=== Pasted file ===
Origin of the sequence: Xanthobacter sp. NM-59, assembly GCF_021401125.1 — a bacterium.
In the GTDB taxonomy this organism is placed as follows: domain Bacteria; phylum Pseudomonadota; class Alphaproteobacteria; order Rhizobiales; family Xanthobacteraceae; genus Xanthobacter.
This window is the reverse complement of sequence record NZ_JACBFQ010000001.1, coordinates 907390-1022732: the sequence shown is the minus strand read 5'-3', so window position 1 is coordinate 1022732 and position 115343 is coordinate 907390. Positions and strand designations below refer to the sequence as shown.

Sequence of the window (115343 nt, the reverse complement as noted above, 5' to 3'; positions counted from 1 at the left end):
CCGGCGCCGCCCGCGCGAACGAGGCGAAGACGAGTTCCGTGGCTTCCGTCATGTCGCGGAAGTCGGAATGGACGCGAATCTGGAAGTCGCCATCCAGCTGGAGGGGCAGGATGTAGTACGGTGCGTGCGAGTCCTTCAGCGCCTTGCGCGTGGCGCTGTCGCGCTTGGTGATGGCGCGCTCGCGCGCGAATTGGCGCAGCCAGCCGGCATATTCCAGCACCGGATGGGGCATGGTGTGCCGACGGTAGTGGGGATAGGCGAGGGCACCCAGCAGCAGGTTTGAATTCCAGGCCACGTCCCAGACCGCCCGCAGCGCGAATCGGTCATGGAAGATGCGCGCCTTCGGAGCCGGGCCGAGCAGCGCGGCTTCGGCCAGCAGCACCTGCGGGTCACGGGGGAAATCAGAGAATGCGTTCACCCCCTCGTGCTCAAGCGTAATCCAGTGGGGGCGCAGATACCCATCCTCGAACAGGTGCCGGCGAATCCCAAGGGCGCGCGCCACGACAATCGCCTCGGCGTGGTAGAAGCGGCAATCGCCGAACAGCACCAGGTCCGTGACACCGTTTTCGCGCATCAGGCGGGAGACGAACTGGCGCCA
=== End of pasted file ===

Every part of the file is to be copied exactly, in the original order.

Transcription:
Origin of the sequence: Xanthobacter sp. NM-59, assembly GCF_021401125.1 — a bacterium.
In the GTDB taxonomy this organism is placed as follows: domain Bacteria; phylum Pseudomonadota; class Alphaproteobacteria; order Rhizobiales; family Xanthobacteraceae; genus Xanthobacter.
This window is the reverse complement of sequence record NZ_JACBFQ010000001.1, coordinates 907390-1022732: the sequence shown is the minus strand read 5'-3', so window position 1 is coordinate 1022732 and position 115343 is coordinate 907390. Positions and strand designations below refer to the sequence as shown.

Sequence of the window (115343 nt, the reverse complement as noted above, 5' to 3'; positions counted from 1 at the left end):
CCGGCGCCGCCCGCGCGAACGAGGCGAAGACGAGTTCCGTGGCTTCCGTCATGTCGCGGAAGTCGGAATGGACGCGAATCTGGAAGTCGCCATCCAGCTGGAGGGGCAGGATGTAGTACGGTGCGTGCGAGTCCTTCAGCGCCTTGCGCGTGGCGCTGTCGCGCTTGGTGATGGCGCGCTCGCGCGCGAATTGGCGCAGCCAGCCGGCATATTCCAGCACCGGATGGGGCATGGTGTGCCGACGGTAGTGGGGATAGGCGAGGGCACCCAGCAGCAGGTTTGAATTCCAGGCCACGTCCCAGACCGCCCGCAGCGCGAATCGGTCATGGAAGATGCGCGCCTTCGGAGCCGGGCCGAGCAGCGCGGCTTCGGCCAGCAGCACCTGCGGGTCACGGGGGAAATCAGAGAATGCGTTCACCCCCTCGTGCTCAAGCGTAATCCAGTGGGGGCGCAGATACCCATCCTCGAACAGGTGCCGGCGAATCCCAAGGGCGCGCGCCACGACAATCGCCTCGGCGTGGTAGAAGCGGCAATCGCCGAACAGCACCAGGTCCGTGACACCGTTTTCGCGCATCAGGCGGGAGACGAACTGGCGCCA